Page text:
Building Teams

The Building Teams session was a round-table discussion, with participants from Send Grid, Solid Fire, and Photo Bucket, and a few other companies that did not make it into my notes. The topics discussed by members of the panel included:

What was your biggest mistake?

Interestingly, hiring the wrong person and waiting too long to hire someone can both be wrong moves.
What is a Startup?
Although tech companies get a lot of attention, Denver Startup Week is about all types of startups. The intent is for it to appeal not only to technology companies but also to restaurant owners, landscapers, and anyone else interested in going their own way.
How to maintain a Corporate Culture?
One recommendation is to embrace qualities that can scale, and that will still be relevant as the company grows. And one caveat is that a single person can ruin the entire culture, so it is important to listen to employees.

Pushing Back

The last session I went to was about Pushing Back. Here we learned that startups go through the following phases:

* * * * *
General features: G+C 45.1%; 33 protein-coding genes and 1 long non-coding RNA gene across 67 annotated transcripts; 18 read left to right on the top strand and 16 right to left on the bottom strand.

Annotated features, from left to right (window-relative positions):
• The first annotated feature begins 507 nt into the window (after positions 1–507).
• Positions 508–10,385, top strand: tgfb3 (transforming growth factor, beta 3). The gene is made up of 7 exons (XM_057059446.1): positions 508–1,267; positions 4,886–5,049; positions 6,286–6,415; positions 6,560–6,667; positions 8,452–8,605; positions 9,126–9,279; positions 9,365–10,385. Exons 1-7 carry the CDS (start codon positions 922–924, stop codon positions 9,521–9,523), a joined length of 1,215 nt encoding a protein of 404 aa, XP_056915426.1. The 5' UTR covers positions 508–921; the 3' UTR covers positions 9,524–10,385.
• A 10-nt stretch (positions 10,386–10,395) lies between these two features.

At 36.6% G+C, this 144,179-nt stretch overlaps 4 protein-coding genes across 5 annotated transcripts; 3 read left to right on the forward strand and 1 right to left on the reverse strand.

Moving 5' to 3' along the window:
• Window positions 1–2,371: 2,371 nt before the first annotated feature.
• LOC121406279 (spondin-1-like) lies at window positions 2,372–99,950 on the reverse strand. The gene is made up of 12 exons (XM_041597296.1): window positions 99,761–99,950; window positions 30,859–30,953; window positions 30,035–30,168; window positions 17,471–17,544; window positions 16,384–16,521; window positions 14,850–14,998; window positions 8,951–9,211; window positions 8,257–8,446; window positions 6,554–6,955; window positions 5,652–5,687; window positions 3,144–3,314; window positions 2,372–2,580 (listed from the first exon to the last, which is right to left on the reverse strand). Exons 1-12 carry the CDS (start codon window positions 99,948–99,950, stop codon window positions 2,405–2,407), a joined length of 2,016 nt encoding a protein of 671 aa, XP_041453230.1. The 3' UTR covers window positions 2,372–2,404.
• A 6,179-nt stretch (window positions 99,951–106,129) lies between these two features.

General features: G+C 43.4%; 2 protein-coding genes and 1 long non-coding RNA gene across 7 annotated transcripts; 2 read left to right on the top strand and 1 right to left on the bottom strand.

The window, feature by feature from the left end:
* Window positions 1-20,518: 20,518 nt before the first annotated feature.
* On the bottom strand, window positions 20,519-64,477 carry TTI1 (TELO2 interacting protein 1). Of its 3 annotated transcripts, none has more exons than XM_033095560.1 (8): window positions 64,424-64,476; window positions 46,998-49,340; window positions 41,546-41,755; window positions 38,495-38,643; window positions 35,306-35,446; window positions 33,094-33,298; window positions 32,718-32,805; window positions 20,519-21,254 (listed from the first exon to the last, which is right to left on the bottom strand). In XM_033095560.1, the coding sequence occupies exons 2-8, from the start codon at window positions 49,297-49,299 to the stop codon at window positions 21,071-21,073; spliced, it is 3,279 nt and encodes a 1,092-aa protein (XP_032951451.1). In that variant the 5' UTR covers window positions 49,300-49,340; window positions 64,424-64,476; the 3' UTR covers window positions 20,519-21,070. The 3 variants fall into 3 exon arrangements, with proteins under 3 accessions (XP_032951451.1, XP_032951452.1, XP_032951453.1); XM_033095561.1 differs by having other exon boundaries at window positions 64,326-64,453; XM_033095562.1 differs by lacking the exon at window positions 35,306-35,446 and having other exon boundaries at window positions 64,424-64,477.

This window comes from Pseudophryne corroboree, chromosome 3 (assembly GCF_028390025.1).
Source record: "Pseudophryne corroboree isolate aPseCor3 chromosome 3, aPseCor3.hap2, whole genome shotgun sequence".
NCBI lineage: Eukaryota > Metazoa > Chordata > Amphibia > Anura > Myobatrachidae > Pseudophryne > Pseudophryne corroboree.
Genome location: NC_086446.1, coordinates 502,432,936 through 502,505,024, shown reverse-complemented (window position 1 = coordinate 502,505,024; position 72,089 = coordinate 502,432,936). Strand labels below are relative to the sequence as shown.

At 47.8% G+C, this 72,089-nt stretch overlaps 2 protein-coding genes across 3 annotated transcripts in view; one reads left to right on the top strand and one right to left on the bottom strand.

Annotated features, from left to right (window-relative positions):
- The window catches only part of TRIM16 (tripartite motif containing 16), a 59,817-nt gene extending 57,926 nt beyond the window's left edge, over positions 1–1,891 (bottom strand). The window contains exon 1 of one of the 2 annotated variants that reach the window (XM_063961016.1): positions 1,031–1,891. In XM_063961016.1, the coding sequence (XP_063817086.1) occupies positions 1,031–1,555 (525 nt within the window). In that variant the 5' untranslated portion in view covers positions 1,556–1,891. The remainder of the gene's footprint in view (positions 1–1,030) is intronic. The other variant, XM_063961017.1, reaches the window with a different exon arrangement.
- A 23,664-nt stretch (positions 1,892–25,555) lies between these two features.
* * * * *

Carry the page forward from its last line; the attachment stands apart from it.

1. Idea
  2. Launch
  3. Validation
  4. Growth
  5. Transition

Pushing Back is most relevant to the Validation and Growth phases.

The take-aways from this session include the need to listen to customers, perhaps by watching them as they use a new app. Relying on experimentation, and being aware of and not trusting your assumptions and biases, is also extremely important.

When a problem surfaces, one technique for finding the root cause is to use a technique known as the “Five Whys.” This may seem a bit childish, but it is effective.

It looks like this:

  1. Why?
  2. Why?
  3. Why?
  4. Why?
  5. Why?

Sure it may be difficult to do this, but I guess that’s why it’s called “Pushing Back.”

Next time you have a problem, try solving it using this technique see here. You might be surprised at what you learn.

Sign Up Already!

So what are you waiting for? Head on over to the Denver Startup Week Website and sign up for the next one.

It’s totally free and I guarantee there is enough variety for it to offer something for everyone!